Tom Cringle's Log
George Routledge and Sons, 1835 - Napoleonic Wars, 1800-1815 - 432 pages
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Aaron answer appeared arms Bang beautiful began blue boat body called captain carried clear close cold continued covered crew Cringle dark dead dear deck devil door eyes face fear feet fell fellow fire four give half hand head hear heard heart heavy hold hour immediately kind land laughing leave length lieutenant light looked Massa master miles mind morning negro never night officer once passed piece poor Presently pulled quoth returned rolled rose round sail schooner seemed seen ship short shot shouted side soon sound Spanish speak standing stood strong sure tell thing thought took Transom trees turned vessel voice whole wind young
Page 25 - Wilt thou upon the high and giddy mast Seal up the ship-boy's eyes, and rock his brains In cradle of the rude imperious surge ; And in the visitation of the winds, Who take the ruffian billows by the top, Curling their monstrous heads, and hanging them With deafning clamours in the slippery clouds, That, with the hurly, death itself awakes ? Canst thou, O partial sleep!
Page 312 - Almighty's form Glasses itself in tempests: in all time, Calm or convulsed — in breeze, or gale, or storm. Icing the pole, or in the torrid clime Dark-heaving; — boundless, endless, and sublime; The image of eternity, the throne Of the Invisible: even from out thy slime The monsters of the deep are made; each zone Obeys thee; thou goest forth, dread, fathomless, alone.
Page 290 - Roll on, thou deep and dark blue ocean, roll! Ten thousand fleets sweep over thee in vain ; Man marks the earth with ruin — his control Stops with the shore ; upon the watery plain The wrecks are all thy deed...
Page 225 - It is the hour when lovers' vows Seem sweet in every whisper'd word ; And gentle winds, and waters near, Make music to the lonely ear. Each flower the dews have lightly wet, And in the sky the stars are met, And on the wave is deeper blue, And on the leaf a browner hue, And in the heaven that clear obscure, So softly dark, and darkly pure...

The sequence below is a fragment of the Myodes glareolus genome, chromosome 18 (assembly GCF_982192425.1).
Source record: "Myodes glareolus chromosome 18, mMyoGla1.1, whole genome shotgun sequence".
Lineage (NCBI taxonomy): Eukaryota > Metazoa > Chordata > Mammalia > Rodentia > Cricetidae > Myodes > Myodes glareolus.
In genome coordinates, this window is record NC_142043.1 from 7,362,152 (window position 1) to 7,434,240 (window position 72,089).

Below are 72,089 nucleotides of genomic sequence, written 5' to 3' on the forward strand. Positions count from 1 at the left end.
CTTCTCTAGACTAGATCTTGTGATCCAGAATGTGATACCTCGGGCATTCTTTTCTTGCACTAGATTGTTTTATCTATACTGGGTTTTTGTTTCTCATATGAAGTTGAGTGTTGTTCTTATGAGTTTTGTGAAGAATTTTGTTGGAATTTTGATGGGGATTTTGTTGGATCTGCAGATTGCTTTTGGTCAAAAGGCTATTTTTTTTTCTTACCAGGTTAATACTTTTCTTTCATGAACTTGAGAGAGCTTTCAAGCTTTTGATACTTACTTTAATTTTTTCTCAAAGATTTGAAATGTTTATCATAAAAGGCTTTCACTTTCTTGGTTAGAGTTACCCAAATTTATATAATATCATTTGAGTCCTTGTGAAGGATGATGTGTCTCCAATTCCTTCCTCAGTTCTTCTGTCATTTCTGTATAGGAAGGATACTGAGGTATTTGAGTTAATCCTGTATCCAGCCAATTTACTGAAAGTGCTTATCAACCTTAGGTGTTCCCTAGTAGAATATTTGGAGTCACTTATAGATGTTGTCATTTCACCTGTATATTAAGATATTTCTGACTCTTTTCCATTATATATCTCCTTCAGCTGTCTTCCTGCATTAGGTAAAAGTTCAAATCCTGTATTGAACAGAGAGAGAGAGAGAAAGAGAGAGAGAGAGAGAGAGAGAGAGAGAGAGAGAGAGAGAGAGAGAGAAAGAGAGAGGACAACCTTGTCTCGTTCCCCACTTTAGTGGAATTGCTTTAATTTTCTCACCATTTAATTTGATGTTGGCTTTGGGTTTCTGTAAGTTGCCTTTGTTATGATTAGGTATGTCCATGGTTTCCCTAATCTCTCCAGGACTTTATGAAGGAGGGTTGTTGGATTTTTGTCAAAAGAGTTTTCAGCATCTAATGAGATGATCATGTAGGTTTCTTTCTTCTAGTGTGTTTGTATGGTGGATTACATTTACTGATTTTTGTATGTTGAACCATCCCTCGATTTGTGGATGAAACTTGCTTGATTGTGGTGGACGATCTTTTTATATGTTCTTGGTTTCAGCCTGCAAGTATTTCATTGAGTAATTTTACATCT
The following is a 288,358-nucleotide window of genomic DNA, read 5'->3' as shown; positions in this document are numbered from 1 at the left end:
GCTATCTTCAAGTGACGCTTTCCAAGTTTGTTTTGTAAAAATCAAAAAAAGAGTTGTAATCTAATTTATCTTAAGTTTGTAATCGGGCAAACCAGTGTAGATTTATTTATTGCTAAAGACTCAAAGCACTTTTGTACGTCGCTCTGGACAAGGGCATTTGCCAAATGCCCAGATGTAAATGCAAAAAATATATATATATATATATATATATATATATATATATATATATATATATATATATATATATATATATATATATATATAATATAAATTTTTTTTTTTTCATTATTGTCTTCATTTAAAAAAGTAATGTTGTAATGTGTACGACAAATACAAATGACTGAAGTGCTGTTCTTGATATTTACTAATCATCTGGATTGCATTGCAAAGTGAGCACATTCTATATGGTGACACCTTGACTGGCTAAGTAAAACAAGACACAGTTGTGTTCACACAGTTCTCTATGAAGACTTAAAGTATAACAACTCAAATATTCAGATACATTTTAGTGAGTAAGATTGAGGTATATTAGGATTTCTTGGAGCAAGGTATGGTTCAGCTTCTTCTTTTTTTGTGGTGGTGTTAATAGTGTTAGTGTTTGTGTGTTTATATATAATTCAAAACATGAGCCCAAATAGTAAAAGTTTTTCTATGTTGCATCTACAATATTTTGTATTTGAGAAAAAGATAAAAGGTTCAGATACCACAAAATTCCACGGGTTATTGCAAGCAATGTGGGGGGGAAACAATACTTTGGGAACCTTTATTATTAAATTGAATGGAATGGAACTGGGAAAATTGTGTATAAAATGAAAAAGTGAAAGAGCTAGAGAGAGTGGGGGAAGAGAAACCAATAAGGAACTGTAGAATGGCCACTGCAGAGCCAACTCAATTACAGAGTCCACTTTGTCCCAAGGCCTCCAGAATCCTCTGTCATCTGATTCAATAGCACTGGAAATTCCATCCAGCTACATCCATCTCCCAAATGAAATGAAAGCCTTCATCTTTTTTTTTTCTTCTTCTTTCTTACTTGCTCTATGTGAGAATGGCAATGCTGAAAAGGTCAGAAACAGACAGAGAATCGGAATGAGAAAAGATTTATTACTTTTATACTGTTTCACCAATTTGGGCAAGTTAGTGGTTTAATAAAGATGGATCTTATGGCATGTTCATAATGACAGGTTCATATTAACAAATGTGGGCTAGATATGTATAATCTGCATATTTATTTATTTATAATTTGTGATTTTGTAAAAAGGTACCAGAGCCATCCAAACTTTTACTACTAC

Page 296 - There is a pleasure in the pathless woods, There is a rapture on the lonely shore, There is society, where none intrudes, By the deep Sea, and music in its roar: I love not Man the less, but Nature more...
Page 350 - t be so, Hamlet is of the faction that is wrong'd; His madness is poor Hamlet's enemy. Sir, in this audience, Let my disclaiming from a purpos'd evil Free me so far in your most generous thoughts, That I have shot mine arrow o'er the house And hurt my brother.
Page 231 - O'er the glad waters of the dark blue sea, Our thoughts as boundless, and our souls as free Far as the breeze can bear, the billows foam, Survey our empire, and behold our home!
Page 173 - Oh, who can tell, save he whose heart hath tried, And danced in triumph o'er the waters wide, The exulting sense - the pulse's maddening play, That thrills the wanderer of that trackless way?
Page 190 - When lovely woman stoops to folly, And finds too late that men betray ; What charm can soothe her melancholy, What art can wash her guilt away ? The only art her guilt to cover, To hide her shame from every eye, To give repentance to her lover, And wring his bosom — is to die.
Page 296 - Came freshening, and reflecting all the scene : (A mirror in the depth of flowery shelves ;) So sweet a spot of earth you might, (I ween) Have guessed some congregation of the elves To sport by summer moons, had shaped it for themselves...